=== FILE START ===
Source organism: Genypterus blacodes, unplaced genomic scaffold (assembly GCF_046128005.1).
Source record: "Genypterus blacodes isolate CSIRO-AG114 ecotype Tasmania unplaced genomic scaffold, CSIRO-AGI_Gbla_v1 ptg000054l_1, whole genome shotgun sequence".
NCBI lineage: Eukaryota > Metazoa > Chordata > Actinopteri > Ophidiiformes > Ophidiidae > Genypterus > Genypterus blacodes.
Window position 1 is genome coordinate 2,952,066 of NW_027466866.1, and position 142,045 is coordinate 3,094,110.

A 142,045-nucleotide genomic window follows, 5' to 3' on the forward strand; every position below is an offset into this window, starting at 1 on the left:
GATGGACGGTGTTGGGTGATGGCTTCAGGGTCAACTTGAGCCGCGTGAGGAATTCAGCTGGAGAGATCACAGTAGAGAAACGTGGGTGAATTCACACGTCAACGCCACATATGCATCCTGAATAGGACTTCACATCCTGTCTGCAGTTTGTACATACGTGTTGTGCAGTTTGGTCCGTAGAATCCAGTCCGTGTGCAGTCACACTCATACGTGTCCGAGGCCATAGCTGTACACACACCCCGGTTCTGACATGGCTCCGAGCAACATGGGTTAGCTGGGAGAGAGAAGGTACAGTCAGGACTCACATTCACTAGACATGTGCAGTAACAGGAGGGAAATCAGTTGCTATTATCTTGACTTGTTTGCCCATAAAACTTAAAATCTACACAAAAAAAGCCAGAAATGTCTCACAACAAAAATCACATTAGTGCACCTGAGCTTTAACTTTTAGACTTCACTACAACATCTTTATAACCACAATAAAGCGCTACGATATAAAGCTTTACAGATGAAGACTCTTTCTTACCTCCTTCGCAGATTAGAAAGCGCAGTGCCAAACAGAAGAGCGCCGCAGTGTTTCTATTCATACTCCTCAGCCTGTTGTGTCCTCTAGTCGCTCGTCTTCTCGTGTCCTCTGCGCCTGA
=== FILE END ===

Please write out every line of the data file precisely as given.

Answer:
Source organism: Genypterus blacodes, unplaced genomic scaffold (assembly GCF_046128005.1).
Source record: "Genypterus blacodes isolate CSIRO-AG114 ecotype Tasmania unplaced genomic scaffold, CSIRO-AGI_Gbla_v1 ptg000054l_1, whole genome shotgun sequence".
NCBI lineage: Eukaryota > Metazoa > Chordata > Actinopteri > Ophidiiformes > Ophidiidae > Genypterus > Genypterus blacodes.
Window position 1 is genome coordinate 2,952,066 of NW_027466866.1, and position 142,045 is coordinate 3,094,110.

A 142,045-nucleotide genomic window follows, 5' to 3' on the forward strand; every position below is an offset into this window, starting at 1 on the left:
GATGGACGGTGTTGGGTGATGGCTTCAGGGTCAACTTGAGCCGCGTGAGGAATTCAGCTGGAGAGATCACAGTAGAGAAACGTGGGTGAATTCACACGTCAACGCCACATATGCATCCTGAATAGGACTTCACATCCTGTCTGCAGTTTGTACATACGTGTTGTGCAGTTTGGTCCGTAGAATCCAGTCCGTGTGCAGTCACACTCATACGTGTCCGAGGCCATAGCTGTACACACACCCCGGTTCTGACATGGCTCCGAGCAACATGGGTTAGCTGGGAGAGAGAAGGTACAGTCAGGACTCACATTCACTAGACATGTGCAGTAACAGGAGGGAAATCAGTTGCTATTATCTTGACTTGTTTGCCCATAAAACTTAAAATCTACACAAAAAAAGCCAGAAATGTCTCACAACAAAAATCACATTAGTGCACCTGAGCTTTAACTTTTAGACTTCACTACAACATCTTTATAACCACAATAAAGCGCTACGATATAAAGCTTTACAGATGAAGACTCTTTCTTACCTCCTTCGCAGATTAGAAAGCGCAGTGCCAAACAGAAGAGCGCCGCAGTGTTTCTATTCATACTCCTCAGCCTGTTGTGTCCTCTAGTCGCTCGTCTTCTCGTGTCCTCTGCGCCTGA